I’ve posted several times recently about the value of gaining feedback from customers using NPS, to studies pointing out the flaws in formal studies, developing processes to seek feedback, and the need to develop multiple means for customers to interact with you (this is straight from Category 3 of Baldrige). Now a recent sequence of events provides a nice example of the other side of that discussion. Overdoing it by asking customers too much.
My wife had a service done on her car last week. The dealer sent an e-mail asking her to provide feedback on the service provided. It was an oil change. My wife was busy this past week so she didn’t take the time to respond. The dealer proceeded to call the house twice and send out three additional e-mails. This begs the question. If you ask for feedback or make a request for someone to do something, at what point do you accept the fact that they are not interested in providing you feedback or they aren’t going to do what you are asking them to do?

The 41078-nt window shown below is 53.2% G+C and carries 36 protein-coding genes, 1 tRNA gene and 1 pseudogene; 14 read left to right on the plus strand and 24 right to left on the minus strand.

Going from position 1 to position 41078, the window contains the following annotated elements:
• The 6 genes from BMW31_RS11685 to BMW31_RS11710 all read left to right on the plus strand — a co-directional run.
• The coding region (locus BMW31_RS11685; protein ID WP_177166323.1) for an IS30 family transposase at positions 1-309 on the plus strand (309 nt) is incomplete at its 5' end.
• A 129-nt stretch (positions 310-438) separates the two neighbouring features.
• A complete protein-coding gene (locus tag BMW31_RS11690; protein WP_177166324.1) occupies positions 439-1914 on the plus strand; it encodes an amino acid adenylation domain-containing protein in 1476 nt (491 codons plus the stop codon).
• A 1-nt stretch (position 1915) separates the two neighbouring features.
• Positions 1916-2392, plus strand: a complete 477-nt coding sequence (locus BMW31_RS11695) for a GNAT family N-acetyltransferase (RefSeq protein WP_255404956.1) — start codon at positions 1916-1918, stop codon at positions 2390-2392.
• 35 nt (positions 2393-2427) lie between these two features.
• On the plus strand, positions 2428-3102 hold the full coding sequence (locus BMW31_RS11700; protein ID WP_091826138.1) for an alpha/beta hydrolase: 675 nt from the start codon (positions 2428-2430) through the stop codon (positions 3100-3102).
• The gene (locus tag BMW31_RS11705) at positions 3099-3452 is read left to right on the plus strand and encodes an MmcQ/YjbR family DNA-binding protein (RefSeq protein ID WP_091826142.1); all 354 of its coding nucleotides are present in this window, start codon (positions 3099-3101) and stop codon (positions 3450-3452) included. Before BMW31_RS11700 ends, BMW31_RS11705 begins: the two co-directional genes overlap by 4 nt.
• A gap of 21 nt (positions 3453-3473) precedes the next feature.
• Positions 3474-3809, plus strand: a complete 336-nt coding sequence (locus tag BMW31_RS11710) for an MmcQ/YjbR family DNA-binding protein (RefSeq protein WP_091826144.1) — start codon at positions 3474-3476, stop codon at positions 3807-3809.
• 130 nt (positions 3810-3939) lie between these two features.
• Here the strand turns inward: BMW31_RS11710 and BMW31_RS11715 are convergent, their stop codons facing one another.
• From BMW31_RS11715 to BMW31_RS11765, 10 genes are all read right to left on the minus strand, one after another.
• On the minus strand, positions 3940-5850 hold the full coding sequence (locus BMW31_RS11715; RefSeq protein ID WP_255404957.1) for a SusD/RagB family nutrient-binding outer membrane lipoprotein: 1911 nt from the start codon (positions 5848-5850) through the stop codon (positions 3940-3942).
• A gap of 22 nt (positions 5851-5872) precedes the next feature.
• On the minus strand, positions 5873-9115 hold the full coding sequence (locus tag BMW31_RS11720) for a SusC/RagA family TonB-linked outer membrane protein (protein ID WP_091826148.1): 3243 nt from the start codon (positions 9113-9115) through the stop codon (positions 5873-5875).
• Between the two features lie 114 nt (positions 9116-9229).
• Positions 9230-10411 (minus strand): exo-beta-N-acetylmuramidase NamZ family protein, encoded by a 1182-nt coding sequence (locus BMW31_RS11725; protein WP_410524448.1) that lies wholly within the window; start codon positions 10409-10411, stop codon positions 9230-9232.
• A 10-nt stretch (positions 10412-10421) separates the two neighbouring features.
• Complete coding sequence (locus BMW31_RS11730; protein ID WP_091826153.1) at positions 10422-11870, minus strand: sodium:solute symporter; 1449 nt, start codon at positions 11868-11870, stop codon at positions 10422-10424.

Seek feedback but be reasonable about the way you do it. Ask too often or press too hard and the result may be that the customer shuts down communication. If you get feedback for a sample of your customer interactions that may be enough. Pressing to increase that sample rate may have unintended consequences.